Albert2024
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A solution to cosmological constant problem?
Albert2024 replied to Albert2024's topic in Speculations
It is not numerology. The division by 10^123 in Quantum Field Theory reflects a physical principle based on the experimental Meissner effect, which shows that the vacuum is composed of 10^123 SU(3) units rather than being a single entity. This adjustment to the QCD Lagrangian is intended to incorporate the granular structure of the vacuum into QFT, aligning with observed vacuum energy densities. This approach is grounded in experimental effects, like the Meissner effect, and aims to provide a more accurate model if it leads to predictions consistent with experimental data. Therefore, it represents a legitimate theoretical adjustment rather than arbitrary numerology. 
A solution to cosmological constant problem?
Albert2024 replied to Albert2024's topic in Speculations
The paper identifies the vacuum energy density per unit volume for each atom, without altering the physical units, as the number of atoms is ultimately a dimensionless quantity. SU(3) has been experimentally confirmed to be effective only within the proton's size. What further experimental evidence would be needed beyond this? 
A solution to cosmological constant problem?
Albert2024 replied to Albert2024's topic in Speculations
The article resolves the misunderstanding about the cosmological constant problem by offering a new perspective that considers the vacuum as composed of a finite number of SU(3) units, evidenced by the wellestablished size of the proton and. By using the proton's size as a fundamental unit, the author estimates the number of SU(3) units filling the universe, reconciling the large vacuum energy predicted by quantum field theory with the small cosmological constant observed in cosmology. This approach doesn't introduce new hypothetical entities but builds upon existing experimental evidence. 
A solution to cosmological constant problem?
Albert2024 replied to Albert2024's topic in Speculations
Dividing the total vacuum energy density by the number of SU(3) "atoms" in the universe is a natural step because it incorporates the new information about the finite number of these units in the vacuum structure. This division adjusts the energy calculation to reflect the energy density per unit volume, which aligns with the observed low energy density of the vacuum. By recognizing that the vacuum is composed of a finite number of discrete SU(3) units rather than being a continuous one entity. 
A solution to cosmological constant problem?
Albert2024 replied to Albert2024's topic in Speculations
You are welcome 
A solution to cosmological constant problem?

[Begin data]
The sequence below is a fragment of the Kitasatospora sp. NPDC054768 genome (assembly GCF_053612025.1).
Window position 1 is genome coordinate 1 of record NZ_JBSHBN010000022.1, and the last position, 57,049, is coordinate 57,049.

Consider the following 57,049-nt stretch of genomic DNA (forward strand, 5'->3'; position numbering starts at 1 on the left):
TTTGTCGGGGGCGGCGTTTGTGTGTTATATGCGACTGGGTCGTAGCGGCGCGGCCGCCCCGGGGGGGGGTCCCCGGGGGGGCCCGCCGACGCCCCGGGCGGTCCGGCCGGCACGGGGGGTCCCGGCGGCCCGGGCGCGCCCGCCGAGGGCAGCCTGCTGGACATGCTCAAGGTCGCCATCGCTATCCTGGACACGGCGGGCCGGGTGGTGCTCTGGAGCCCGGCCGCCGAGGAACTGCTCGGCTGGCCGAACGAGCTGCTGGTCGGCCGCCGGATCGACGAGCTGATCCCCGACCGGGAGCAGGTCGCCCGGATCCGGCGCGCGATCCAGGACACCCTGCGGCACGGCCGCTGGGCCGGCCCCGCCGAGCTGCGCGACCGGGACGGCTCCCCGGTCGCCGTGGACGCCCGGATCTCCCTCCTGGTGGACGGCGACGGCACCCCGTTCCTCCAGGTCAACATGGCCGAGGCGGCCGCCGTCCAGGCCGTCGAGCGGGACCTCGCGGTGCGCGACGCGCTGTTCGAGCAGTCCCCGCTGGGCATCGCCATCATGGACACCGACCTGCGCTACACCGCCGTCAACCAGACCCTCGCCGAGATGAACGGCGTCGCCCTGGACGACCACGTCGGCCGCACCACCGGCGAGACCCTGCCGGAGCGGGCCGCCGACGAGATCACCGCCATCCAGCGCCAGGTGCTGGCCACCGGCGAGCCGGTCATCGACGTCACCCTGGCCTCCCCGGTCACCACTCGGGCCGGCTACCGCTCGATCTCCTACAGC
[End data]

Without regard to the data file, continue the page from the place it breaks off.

Albert2024 replied to Albert2024's topic in Speculations
The third law of thermodynamics ensures that the proton will not decay, as it stabilizes the SU(3) symmetry of the strong force near absolute zero, preventing the breakdown of this structure. This also explains quark confinement—quarks remain bound within protons because the SU(3) units cannot be broken or annihilated. The third law of thermodynamics thus guarantees both proton stability and quark confinement by preserving the SU(3) structure at low temperatures. 
A solution to cosmological constant problem?
Albert2024 replied to Albert2024's topic in Speculations
Thank you for your feedback! I'm glad you found the paper intriguing. The possibility that massless gluons could play a role in explaining dark energy is indeed a key point in the author's approach. In the context of the author's theory, if the vacuum were composed of just one main unit, we would indeed divide the total energy by the total volume of the universe to calculate the vacuum energy density. However, since the vacuum is theorized to consist of around 10^123 discrete SU(3) units (or "atoms"), we must take this number into account when calculating the correct density. This division by the number of units refines the calculation, allowing us to distribute the vacuum energy across these individual, stable components, resulting in the observed low value of the cosmological constant. In statistical physics, similar ideas occur when we deal with discrete systems, such as gas particles in a container. For example, in the **ideal gas law**, PV = Nk_B T , the total energy is divided by the number of gas particles N to calculate properties like pressure or temperature, rather than just considering the volume. The behavior of each particle contributes to the overall system properties. Another example is in **Boltzmann statistics**, where the probability of a system being in a certain state is calculated by dividing the total energy across the number of microstates available. The partition function sums over these microstates, distributing the total energy accordingly, just as in the theory where the vacuum energy is distributed over a large number of discrete SU(3) units. These examples from statistical physics parallel the author's approach by illustrating how dividing by the number of fundamental units or particles helps compute accurate densities and properties for largescale systems, providing a more granular and precise understanding of the system's energy distribution. 
A solution to cosmological constant problem?
Albert2024 replied to Albert2024's topic in Speculations
Ok 
A solution to cosmological constant problem?
Albert2024 replied to Albert2024's topic in Speculations